Warehouse/Inventory Management. Amazon has addressed the need to source inventory close to its customers by investing an estimated $14 billion since 2010 in building a network of warehouses. While most businesses neither need nor can afford a network of this magnitude, there is a happy medium. There are many providers out there that can assist their clients with establishing a warehouse and managing their inventory. This is a win-win solution, since having inventory sourced in a provider’s facilities allows quick access for fulfillment and shipment preparation. But regardless of where inventory is located, it is critically important to have a technology-based system in place so that all inventory can be accounted for at all times.
Fulfillment Services. A growing trend in e-commerce is omni-channel fulfillment, which can include fulfilling online orders from retail stores and distribution centers, along with drop shipping directly from vendors. In addition to the technology challenge of tracking inventory and shipments through multiple channels, a retailer with a traditional distribution center-to-store supply chain strategy will often find maintaining enough inventory and handling returns at their retail stores to be problematic. The fundamental nature of e-commerce fulfillment, however, tends to include a significant number of stock keeping units (SKUs), considerably more than are carried in a typical retail store. And critically important is the fact that e-commerce fulfillment is highly focused on speed, with delivery to customers measured in hours and days, not the weekly or bi-weekly shipments typically associated with shipments to stores.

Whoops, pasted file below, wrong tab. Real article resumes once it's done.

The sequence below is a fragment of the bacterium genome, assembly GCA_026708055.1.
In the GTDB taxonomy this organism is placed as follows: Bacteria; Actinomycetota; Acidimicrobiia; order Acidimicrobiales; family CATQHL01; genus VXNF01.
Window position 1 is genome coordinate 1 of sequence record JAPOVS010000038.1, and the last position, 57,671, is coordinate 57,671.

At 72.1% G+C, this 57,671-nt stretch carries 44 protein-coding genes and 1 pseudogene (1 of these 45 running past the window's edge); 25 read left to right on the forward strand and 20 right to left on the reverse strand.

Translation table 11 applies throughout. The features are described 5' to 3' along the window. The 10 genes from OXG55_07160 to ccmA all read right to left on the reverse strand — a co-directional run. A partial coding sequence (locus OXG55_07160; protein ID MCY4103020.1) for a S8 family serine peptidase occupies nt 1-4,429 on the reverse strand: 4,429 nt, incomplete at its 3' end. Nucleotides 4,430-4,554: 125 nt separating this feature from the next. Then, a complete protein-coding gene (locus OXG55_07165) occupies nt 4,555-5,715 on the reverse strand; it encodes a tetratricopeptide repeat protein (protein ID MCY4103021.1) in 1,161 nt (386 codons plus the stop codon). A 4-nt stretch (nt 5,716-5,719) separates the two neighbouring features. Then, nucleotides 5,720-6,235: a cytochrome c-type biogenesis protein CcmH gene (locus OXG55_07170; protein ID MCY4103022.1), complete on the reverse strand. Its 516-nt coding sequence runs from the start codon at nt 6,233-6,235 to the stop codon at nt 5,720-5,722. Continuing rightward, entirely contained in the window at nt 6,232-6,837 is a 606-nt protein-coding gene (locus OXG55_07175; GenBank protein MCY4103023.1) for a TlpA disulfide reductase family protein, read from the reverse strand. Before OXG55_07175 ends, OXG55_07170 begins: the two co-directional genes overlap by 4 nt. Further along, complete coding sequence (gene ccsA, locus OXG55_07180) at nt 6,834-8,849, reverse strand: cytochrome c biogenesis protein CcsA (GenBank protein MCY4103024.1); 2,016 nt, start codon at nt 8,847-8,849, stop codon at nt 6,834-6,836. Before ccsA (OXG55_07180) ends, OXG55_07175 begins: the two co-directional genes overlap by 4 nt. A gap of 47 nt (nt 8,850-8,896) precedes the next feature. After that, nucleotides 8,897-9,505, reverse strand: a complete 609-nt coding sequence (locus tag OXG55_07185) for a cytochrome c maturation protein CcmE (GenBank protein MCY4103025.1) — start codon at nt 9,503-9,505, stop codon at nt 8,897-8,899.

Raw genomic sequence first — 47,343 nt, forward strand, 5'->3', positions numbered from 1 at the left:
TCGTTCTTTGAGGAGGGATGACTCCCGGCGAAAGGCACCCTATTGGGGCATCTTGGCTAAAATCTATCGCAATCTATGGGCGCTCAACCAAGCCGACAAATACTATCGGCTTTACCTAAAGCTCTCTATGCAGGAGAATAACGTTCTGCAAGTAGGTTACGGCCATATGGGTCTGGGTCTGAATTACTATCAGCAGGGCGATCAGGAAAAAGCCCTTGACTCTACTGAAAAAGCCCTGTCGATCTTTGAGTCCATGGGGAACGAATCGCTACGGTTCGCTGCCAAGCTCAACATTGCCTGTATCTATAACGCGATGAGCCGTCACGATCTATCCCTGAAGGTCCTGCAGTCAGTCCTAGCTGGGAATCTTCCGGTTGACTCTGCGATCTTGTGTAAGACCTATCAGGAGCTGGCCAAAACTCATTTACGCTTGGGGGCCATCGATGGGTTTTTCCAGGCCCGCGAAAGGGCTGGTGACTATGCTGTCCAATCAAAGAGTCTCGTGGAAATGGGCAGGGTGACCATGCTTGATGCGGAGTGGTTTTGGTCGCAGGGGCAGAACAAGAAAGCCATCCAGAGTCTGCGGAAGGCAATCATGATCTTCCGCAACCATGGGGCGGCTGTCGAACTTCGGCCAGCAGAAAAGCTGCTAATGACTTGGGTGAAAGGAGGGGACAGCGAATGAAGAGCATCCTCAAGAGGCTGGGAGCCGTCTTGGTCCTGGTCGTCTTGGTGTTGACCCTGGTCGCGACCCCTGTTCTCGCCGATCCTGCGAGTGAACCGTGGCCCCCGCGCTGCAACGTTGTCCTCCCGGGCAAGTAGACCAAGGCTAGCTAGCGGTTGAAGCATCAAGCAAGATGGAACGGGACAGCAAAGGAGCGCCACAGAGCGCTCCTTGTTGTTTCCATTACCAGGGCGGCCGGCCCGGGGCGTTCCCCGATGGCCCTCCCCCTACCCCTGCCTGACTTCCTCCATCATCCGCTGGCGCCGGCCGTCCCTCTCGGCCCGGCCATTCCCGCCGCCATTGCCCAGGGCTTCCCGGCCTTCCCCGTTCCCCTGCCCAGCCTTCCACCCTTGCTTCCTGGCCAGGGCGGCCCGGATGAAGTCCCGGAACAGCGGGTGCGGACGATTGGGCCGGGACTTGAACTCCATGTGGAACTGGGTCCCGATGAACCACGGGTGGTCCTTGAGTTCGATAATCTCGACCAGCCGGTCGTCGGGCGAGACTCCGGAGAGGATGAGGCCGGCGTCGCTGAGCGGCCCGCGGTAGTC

Seamless Transportation. Once your shipments are packaged (using the most efficient packaging possible) and labeled, your next challenge is to ensure the shipment arrives on time and undamaged. This is no small undertaking in the age of Amazon, where next day/same day deliveries are becoming increasingly common. The good news is that the vast majority of e-commerce packages will meet the requirements for parcel shipping, which generally means lower costs than a freight solution, and faster, more personalized service.